Time, Space and the Archive: The Archaeological Metaphor in Freud
Date: Wednesday 27 February 2002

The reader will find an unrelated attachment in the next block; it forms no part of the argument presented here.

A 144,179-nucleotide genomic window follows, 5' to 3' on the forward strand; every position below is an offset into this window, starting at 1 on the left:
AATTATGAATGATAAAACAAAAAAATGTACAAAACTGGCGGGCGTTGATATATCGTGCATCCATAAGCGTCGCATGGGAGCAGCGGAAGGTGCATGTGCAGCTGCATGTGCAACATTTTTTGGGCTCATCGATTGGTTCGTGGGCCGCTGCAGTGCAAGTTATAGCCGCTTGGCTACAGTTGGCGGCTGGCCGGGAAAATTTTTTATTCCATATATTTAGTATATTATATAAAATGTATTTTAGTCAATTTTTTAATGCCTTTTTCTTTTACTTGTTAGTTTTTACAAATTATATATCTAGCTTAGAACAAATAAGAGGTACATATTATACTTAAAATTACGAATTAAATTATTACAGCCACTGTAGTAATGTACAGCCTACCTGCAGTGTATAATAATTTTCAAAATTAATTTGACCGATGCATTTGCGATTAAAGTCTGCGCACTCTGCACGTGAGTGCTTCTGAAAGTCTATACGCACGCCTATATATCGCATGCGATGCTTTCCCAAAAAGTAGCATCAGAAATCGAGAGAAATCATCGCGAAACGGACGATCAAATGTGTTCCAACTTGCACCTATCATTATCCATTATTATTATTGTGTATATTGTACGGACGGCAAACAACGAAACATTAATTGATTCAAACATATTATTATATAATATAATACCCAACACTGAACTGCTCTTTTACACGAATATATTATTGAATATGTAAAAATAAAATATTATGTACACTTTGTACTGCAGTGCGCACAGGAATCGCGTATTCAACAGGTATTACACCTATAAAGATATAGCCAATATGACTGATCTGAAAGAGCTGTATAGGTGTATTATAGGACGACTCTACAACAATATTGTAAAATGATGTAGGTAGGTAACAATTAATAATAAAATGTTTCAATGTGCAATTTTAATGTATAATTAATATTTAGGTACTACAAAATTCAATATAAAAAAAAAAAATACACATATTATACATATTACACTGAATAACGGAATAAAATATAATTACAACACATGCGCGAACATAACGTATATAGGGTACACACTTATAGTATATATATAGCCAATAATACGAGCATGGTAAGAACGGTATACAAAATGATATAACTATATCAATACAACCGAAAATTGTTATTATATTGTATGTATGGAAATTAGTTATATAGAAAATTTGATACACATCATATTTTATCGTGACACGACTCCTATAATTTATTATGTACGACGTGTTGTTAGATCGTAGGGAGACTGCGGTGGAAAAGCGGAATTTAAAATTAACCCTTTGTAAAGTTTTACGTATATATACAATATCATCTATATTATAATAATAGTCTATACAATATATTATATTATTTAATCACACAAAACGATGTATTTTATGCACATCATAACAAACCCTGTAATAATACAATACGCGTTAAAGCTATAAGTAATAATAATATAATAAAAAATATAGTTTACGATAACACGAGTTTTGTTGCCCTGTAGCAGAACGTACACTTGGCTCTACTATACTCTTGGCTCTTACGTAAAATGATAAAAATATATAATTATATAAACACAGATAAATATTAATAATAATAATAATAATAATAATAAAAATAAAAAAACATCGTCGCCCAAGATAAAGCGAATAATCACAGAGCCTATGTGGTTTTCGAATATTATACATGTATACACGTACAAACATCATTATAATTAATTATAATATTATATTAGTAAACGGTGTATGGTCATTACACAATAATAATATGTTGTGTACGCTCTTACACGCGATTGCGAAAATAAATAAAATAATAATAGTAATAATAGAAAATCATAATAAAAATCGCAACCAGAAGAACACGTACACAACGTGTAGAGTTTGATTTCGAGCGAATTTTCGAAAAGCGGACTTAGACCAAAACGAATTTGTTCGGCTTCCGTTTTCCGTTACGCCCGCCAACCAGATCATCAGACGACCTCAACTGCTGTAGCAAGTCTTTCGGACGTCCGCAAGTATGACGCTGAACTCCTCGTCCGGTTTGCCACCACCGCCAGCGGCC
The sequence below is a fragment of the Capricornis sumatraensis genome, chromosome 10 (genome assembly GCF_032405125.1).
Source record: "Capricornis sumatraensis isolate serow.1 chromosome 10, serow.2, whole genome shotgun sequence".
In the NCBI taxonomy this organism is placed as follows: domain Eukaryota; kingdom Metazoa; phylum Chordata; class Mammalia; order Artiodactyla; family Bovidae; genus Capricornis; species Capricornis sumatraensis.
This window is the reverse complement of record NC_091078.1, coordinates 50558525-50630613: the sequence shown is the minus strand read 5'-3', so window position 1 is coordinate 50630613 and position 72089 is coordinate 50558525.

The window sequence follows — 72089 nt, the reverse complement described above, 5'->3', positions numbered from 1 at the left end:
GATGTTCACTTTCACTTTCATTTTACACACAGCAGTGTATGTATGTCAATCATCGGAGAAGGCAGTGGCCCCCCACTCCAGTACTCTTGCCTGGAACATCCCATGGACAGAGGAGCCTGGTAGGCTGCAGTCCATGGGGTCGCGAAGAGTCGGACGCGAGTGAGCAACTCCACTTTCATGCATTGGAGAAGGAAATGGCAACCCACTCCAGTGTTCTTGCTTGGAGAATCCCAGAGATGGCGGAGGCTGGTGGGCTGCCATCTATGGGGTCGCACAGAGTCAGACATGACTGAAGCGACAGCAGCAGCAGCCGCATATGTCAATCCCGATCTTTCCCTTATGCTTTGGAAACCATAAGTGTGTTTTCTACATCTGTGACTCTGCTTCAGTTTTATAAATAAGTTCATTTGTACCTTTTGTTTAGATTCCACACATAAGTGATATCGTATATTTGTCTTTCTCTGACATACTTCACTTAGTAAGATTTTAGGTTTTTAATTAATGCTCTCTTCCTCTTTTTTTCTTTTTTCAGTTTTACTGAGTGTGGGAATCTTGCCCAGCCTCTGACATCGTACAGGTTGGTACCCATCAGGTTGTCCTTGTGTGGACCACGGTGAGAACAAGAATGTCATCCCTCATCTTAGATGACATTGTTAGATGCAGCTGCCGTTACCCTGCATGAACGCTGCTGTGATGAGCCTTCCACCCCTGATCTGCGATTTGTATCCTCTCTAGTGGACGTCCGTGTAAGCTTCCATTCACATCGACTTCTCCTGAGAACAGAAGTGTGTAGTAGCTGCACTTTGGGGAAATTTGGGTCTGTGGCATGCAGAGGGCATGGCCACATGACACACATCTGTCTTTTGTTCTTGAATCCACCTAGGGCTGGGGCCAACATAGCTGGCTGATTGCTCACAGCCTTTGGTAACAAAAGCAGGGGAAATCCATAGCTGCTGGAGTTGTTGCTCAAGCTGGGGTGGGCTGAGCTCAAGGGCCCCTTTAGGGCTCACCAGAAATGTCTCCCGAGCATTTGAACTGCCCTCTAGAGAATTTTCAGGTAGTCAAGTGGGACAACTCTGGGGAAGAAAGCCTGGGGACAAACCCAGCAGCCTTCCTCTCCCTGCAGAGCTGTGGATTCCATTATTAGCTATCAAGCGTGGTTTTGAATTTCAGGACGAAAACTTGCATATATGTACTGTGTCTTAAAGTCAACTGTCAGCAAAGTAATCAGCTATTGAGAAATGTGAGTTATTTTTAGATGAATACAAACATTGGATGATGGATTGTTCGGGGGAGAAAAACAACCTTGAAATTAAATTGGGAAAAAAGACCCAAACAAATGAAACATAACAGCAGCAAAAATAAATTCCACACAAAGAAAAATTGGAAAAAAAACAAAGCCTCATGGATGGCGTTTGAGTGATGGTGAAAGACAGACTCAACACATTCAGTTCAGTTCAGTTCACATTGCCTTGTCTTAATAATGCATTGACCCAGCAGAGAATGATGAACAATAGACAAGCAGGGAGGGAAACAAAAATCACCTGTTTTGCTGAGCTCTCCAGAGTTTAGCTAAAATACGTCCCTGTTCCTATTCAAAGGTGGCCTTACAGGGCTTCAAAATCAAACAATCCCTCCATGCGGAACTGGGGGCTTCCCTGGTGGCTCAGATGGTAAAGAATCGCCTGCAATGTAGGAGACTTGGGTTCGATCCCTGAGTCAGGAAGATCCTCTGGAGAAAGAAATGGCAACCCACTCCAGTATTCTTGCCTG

Griselda Pollocks lecture spends time in Freuds consulting rooms examining the acoustic space of analysis, populated by images from pagan and classical culture that themselves enact a Freudian script on memory. It considers the impact of 19th century archaeological excavations at Pompeii, Troy and Knossos and their massive reorientation of western historical self-understanding by revealing. It looks at the temporalities of psychoanalysis and asks how they could be spatialized, and also speculates as to what the feminist reading of this archive on time and space might be. Pollock is Professor of Social and Critical Histories of Art and Director of the AHRB Centre for Cultural Analysis, Theory and History at the University of Leeds. She has written extensively on the problematic of the feminine in the fields of social history of art, cultural and psychoanalytic theory. Her recent work has explored issues of trauma, history and memory after the Holocaust as well as Jewish Art and Modernity.
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